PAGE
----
This weekend marked the end of my son Hudson’s 13U travel baseball season. A real bummer, but he did finish with a bang!
Baseball has a lot to teach us about life because it is a game of failure.
Getting a hit 3 out of 10 times is massively good.
That means 7 out of 10 times the hitter sits down after getting up to bat. Yet, if you can get a hit 3 out of 10 times you’re a prized hitter!
To hit .300, you must remain optimistic, especially after starting zero for seven.
Optimism is tough for a lot of people right now.
As the news cycle talks about the resurgence of the pandemic and the number of people dying and who have died from the virus, my heart breaks.
The loss of jobs and number of small businesses that have been hurt is real and devastating. These facts are not to be ignored or minimized.
The current social unrest, along with toxic and political divisiveness, is disheartening to say the least, but it will hopefully bring about positive change.
However, there is MUCH to be optimistic about. Human lifespans are increasing. The standard of living for most has never been higher. More people are achieving higher levels of education. Medical care is more accessible. And household incomes continue to go up.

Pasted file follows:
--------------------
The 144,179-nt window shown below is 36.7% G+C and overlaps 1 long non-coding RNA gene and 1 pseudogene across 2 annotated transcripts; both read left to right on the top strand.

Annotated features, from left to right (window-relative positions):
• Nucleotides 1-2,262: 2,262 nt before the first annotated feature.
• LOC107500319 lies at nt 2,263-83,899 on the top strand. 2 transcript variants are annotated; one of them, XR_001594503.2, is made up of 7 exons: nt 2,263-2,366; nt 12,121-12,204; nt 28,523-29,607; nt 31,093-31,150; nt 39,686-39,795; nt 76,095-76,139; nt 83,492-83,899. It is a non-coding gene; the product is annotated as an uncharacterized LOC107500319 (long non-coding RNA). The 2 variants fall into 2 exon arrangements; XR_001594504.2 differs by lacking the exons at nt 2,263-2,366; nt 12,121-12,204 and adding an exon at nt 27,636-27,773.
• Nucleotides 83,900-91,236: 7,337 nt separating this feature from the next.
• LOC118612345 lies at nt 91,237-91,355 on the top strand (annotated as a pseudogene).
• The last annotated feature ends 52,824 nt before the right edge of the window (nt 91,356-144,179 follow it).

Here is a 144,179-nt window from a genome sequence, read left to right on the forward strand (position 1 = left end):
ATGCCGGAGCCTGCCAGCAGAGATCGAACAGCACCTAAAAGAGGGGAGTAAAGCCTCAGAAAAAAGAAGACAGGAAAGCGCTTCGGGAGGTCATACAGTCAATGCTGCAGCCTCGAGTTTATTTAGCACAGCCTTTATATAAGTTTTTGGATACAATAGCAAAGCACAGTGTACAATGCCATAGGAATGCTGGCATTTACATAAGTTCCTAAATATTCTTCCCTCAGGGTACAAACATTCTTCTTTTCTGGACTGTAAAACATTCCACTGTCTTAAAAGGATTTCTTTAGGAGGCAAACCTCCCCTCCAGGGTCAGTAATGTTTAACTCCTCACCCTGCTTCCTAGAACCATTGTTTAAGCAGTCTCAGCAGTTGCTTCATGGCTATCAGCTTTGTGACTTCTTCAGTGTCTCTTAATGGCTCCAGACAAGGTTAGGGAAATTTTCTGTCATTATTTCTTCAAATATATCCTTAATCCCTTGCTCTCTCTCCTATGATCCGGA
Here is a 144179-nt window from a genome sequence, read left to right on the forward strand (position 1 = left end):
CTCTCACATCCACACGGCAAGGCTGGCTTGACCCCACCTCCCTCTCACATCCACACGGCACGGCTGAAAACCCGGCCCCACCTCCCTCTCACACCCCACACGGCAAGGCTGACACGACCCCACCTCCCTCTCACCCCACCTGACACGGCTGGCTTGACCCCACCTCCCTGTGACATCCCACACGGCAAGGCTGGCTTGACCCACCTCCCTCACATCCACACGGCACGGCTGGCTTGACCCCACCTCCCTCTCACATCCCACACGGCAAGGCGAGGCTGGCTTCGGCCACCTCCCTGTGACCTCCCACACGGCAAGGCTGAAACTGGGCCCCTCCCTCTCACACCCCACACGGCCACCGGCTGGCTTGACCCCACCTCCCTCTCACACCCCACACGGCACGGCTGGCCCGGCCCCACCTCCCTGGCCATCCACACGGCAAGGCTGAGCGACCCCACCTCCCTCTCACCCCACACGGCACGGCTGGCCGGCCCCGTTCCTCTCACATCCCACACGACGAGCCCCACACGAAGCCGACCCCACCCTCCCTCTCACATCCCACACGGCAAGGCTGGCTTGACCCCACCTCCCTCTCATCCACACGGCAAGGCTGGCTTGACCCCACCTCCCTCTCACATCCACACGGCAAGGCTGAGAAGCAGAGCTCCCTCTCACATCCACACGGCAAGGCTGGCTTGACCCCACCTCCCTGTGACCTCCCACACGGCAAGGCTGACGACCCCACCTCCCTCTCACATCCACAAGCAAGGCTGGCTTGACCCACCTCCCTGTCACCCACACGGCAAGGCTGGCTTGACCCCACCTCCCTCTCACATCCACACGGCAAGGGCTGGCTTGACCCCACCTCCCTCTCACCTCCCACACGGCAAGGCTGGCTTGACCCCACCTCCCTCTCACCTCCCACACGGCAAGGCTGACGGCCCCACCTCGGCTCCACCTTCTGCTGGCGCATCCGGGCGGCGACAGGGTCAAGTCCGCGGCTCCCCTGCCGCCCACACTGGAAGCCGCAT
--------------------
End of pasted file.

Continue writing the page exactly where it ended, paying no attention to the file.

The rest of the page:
For more positive news, check out HumanProgress.org.
To be a successful investor and to achieve desired retirement results you must have what I call, Realistic Optimism or Optimistic Realism.
This incorporates the realities of the present, which may be disheartening, along with a future outlook that is bright. And the future IS bright.
In the short-term there will be tough days, market downturn, disappointing news, and discouraging developments. But in the long-term things look bright!
Don’t ever lose this Realistic Optimism when it comes to your retirement, or you’ll most likely make decisions that could cost you the future you might have otherwise been able to enjoy.
Wealth is more than money. Don’t just plan for your future, live it right now.
“Optimism is the faith that leads to achievement. Nothing can be done without hope and confidence.”
― Helen Keller